Esophageal Diverticula

Toni E. M. R. Lerut, James D. Luketich, Costas Bizekis, Kyla Joubert, Manisha Shende

Key Points

  • Esophageal diverticula may be classified by presumed pathophysiology (traction versus pulsion), type (true versus false), or esophageal location.
  • Zenker’s diverticulum is seen most often in the elderly, and other esophageal pathologic processes are common.
  • Association between gastroesophageal reflux disease and Zenker’s diverticulum is well known but may not be a cause-and-effect.
  • Diverticula of the esophageal body are infrequent and are found most often in an epiphrenic location.
  • Principle of treatment is relief of distal obstruction by myotomy. The diverticulum then must be excised or suspended, or in the case of trans oral, the diverticulum is “incorporated” into the lumen.
  • Treatment may be by “classic” open surgery or by endoscopic or minimally invasive techniques.

Diverticula of the esophagus are classified as either traction or pulsion diverticula. Traction diverticula are true diverticula caused by a mediastinal inflammatory process (e.g., tuberculosis). Clinically significant, large traction diverticulae are rare, smaller ones are often asymptomatic, and not associated with any motility disorders. Specific treatment is usually not necessary. Pulsion diverticula are false diverticula, because only mucosa and submucosa protrude through the muscle fibers of the esophageal wall. It is now accepted that in the majority of cases they are the expression of an underlying motility disorder. Pulsion diverticula are seen at the level of pharyngoesophageal junction (Zenker’s diverticulum) and in the middle and distal (epiphrenic) portions of the esophagus. The clinical presentation and the treatment of these pulsion diverticula are reviewed here.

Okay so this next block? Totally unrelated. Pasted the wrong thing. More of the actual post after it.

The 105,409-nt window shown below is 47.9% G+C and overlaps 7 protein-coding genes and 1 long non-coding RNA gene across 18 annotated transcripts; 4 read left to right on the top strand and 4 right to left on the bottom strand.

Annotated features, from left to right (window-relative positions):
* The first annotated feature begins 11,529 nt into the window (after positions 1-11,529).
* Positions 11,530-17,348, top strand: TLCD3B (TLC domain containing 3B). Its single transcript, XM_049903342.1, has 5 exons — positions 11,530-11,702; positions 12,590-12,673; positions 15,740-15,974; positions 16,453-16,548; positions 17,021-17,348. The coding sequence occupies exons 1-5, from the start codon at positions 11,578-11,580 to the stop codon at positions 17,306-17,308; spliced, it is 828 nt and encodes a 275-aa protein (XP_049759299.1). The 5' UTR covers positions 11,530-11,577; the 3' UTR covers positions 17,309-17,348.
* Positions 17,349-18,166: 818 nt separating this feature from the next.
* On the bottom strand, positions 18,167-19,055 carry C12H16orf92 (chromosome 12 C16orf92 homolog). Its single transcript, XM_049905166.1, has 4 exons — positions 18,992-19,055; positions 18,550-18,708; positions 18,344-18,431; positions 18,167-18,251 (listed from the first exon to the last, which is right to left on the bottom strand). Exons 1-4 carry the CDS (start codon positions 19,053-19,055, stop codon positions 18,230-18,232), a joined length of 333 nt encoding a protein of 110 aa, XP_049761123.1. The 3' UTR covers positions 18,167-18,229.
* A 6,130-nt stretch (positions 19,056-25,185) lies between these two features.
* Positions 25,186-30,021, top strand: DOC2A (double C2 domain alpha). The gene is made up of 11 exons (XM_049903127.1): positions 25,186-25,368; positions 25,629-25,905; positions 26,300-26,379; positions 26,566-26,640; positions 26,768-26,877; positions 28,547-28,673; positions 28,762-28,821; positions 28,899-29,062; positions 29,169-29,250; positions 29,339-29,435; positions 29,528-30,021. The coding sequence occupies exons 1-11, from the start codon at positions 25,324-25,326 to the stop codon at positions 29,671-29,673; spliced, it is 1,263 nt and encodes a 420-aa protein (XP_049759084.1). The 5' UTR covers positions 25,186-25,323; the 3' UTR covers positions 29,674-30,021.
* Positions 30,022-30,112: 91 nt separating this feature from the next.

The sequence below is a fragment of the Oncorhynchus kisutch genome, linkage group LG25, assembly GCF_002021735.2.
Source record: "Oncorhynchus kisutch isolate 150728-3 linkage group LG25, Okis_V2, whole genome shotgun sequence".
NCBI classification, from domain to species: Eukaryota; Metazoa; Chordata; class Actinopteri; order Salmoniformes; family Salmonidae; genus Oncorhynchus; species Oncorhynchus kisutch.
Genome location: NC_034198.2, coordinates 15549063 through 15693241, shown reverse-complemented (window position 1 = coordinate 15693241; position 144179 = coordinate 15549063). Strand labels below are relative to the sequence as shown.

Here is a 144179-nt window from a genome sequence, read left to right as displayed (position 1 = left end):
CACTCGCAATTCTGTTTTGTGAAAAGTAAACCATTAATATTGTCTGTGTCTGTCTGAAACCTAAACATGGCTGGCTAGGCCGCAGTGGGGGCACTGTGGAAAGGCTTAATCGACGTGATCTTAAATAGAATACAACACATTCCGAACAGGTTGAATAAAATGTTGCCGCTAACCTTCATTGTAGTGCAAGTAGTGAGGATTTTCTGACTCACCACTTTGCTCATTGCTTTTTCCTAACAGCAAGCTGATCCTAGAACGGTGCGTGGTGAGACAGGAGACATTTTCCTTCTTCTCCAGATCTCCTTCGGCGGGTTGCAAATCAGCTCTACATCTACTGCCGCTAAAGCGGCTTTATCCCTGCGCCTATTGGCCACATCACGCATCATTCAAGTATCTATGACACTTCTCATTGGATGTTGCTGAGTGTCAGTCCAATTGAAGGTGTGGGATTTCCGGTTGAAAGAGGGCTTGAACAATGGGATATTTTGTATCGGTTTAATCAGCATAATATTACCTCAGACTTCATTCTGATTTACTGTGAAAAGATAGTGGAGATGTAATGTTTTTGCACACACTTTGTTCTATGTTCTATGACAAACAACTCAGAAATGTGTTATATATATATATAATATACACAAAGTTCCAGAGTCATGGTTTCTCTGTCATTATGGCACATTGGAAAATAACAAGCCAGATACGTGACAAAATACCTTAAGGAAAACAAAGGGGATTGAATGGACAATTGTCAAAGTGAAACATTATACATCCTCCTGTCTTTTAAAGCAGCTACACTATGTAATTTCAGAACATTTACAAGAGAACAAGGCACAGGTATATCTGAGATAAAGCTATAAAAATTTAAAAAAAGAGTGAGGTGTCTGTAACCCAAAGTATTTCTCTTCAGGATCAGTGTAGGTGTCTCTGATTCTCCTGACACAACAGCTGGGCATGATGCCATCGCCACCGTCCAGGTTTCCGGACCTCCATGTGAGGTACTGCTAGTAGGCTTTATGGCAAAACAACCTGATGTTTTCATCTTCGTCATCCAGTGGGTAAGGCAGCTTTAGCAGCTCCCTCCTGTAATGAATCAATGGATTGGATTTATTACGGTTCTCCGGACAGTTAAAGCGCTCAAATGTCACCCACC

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Last updated: November 17, 2020